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It's Official: The Partial Government Shutdown Is The Longest In U.S. History

Union members and other federal employees protest in front of the White House on Thursday. Many are out of work as the partial government shutdown has dragged on longer than any in history.
Pablo Martinez Monsivais
/
AP
Union members and other federal employees protest in front of the White House on Thursday. Many are out of work as the partial government shutdown has dragged on longer than any in history.

The partial government shutdown is now the longest in history, as Saturday marks Day 22. The previous record was 21 days, set in the winter of 1995-96 when President Bill Clinton and House Speaker Newt Gingrich were at odds over budget cuts.

Congress went home for the weekend, as some 800,000 federal workers are on furlough, and many have now gone without their first paycheck. Mortgages are held up, security personnel at airports are strained, Coast Guard families line up at a food pantry, and a large majority of the country says they feel the shutdown is "embarrassing."

President Trump and Democrats have not been negotiating since the president abruptly walked out of a meeting on Wednesday. On Friday, he held off on declaring a national emergency as an end run around Congress. Still, the White House is looking for money it could shift around to fund wall construction under an emergency declaration.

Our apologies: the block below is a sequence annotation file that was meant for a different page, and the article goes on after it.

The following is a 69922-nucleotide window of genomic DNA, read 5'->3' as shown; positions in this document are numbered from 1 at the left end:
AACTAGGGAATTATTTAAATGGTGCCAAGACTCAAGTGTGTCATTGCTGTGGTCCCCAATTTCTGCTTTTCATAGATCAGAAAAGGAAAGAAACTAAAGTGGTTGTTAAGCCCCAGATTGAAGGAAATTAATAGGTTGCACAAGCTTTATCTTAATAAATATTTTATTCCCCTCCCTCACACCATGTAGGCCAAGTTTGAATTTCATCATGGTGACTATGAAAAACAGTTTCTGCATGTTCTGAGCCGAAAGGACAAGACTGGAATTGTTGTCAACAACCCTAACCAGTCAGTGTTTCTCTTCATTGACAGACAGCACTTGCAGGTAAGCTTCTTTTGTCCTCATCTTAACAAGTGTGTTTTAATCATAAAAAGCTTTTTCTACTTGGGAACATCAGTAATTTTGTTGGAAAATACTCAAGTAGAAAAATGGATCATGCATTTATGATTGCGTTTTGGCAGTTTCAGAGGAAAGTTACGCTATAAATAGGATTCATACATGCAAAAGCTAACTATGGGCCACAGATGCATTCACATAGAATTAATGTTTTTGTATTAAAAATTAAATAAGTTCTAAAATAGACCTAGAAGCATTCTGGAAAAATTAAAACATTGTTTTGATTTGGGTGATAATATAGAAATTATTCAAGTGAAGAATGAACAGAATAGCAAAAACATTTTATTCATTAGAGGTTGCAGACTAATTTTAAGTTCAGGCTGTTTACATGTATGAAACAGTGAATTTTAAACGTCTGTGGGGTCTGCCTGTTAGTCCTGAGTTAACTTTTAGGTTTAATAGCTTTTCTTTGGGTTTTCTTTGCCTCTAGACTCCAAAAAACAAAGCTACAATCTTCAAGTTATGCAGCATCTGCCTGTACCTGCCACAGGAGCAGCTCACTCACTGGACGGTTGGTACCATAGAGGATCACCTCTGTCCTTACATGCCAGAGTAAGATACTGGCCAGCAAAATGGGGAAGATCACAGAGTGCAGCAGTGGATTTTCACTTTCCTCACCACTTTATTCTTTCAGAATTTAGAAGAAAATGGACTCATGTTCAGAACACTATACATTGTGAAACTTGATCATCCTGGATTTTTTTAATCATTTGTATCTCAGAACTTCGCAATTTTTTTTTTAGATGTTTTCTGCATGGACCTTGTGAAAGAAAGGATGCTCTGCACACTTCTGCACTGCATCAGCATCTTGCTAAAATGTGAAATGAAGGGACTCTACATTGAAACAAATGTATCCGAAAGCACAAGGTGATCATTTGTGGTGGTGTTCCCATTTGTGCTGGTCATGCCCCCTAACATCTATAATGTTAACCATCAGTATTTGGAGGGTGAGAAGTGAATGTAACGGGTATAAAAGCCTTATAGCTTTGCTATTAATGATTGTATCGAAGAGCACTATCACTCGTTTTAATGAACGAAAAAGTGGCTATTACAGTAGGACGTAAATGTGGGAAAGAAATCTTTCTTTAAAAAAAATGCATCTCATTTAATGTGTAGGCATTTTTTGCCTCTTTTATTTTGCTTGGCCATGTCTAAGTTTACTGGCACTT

Here's the latest on the shutdown and its impact:

  • How is the shutdown affecting America?Let us count the ways.
  • Federal workers: Furloughed employees rallied this week as shutdown frustration grew.
  • Homebuying:Some mortgage deals are in limbo.
  • Border Patrol: Senior officials make the case for an expanded "border barrier."
  • Transportation Security Administration: Families fear falling behind on bills and losing their homes.
  • Low-incoming housing:Thousands face the threat of eviction after Housing and Urban Development contracts expire.
  • The data:Here is where most illegal immigration occurs.
  • Fact check:Can Trump use emergency powers to build the wall?
  • Copyright 2021 NPR. To see more, visit https://www.npr.org.

    Arnie Seipel is the Deputy Washington Editor for NPR. He oversees daily news coverage of politics and the inner workings of the federal government. Prior to this role, he edited politics coverage for seven years, leading NPR's reporting on the 2016, 2018 and 2020 elections. In between campaigns, Seipel edited coverage of Congress and the White House, and he coordinated coverage of major events including State of the Union addresses, Supreme Court confirmations and congressional hearings.